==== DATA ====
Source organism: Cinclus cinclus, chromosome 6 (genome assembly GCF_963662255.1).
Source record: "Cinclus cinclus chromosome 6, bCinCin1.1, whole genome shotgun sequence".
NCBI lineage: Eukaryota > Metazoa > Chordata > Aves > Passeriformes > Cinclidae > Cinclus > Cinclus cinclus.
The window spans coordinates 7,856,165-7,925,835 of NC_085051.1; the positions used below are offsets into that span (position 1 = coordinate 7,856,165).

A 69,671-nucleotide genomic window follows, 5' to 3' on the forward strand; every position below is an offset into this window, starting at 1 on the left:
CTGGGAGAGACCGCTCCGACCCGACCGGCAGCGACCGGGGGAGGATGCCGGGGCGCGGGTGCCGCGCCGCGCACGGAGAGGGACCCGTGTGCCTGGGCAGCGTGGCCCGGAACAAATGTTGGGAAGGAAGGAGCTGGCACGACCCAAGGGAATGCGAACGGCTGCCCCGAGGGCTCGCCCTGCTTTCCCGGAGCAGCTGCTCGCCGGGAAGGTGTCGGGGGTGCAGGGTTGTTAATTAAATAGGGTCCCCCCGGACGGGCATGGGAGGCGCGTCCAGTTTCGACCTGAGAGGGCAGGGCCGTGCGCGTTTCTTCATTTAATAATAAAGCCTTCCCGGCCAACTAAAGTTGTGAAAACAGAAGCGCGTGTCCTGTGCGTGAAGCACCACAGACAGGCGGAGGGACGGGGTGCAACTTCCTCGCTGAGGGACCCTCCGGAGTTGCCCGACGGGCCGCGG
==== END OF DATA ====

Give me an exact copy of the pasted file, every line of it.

Source organism: Cinclus cinclus, chromosome 6 (genome assembly GCF_963662255.1).
Source record: "Cinclus cinclus chromosome 6, bCinCin1.1, whole genome shotgun sequence".
NCBI lineage: Eukaryota > Metazoa > Chordata > Aves > Passeriformes > Cinclidae > Cinclus > Cinclus cinclus.
The window spans coordinates 7,856,165-7,925,835 of NC_085051.1; the positions used below are offsets into that span (position 1 = coordinate 7,856,165).

A 69,671-nucleotide genomic window follows, 5' to 3' on the forward strand; every position below is an offset into this window, starting at 1 on the left:
CTGGGAGAGACCGCTCCGACCCGACCGGCAGCGACCGGGGGAGGATGCCGGGGCGCGGGTGCCGCGCCGCGCACGGAGAGGGACCCGTGTGCCTGGGCAGCGTGGCCCGGAACAAATGTTGGGAAGGAAGGAGCTGGCACGACCCAAGGGAATGCGAACGGCTGCCCCGAGGGCTCGCCCTGCTTTCCCGGAGCAGCTGCTCGCCGGGAAGGTGTCGGGGGTGCAGGGTTGTTAATTAAATAGGGTCCCCCCGGACGGGCATGGGAGGCGCGTCCAGTTTCGACCTGAGAGGGCAGGGCCGTGCGCGTTTCTTCATTTAATAATAAAGCCTTCCCGGCCAACTAAAGTTGTGAAAACAGAAGCGCGTGTCCTGTGCGTGAAGCACCACAGACAGGCGGAGGGACGGGGTGCAACTTCCTCGCTGAGGGACCCTCCGGAGTTGCCCGACGGGCCGCGG